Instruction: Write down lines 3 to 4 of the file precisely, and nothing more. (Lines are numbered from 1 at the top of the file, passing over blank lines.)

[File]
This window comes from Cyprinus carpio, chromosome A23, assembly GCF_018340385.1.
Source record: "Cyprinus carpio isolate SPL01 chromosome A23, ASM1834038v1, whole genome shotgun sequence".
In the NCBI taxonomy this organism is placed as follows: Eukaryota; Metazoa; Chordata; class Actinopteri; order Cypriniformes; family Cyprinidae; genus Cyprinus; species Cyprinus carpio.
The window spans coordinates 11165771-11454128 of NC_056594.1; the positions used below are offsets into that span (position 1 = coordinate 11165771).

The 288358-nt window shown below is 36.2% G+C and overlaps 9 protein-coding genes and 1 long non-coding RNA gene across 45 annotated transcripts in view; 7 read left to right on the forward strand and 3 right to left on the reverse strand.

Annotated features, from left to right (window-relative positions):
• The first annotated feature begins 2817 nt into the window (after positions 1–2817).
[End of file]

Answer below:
In the NCBI taxonomy this organism is placed as follows: Eukaryota; Metazoa; Chordata; class Actinopteri; order Cypriniformes; family Cyprinidae; genus Cyprinus; species Cyprinus carpio.
The window spans coordinates 11165771-11454128 of NC_056594.1; the positions used below are offsets into that span (position 1 = coordinate 11165771).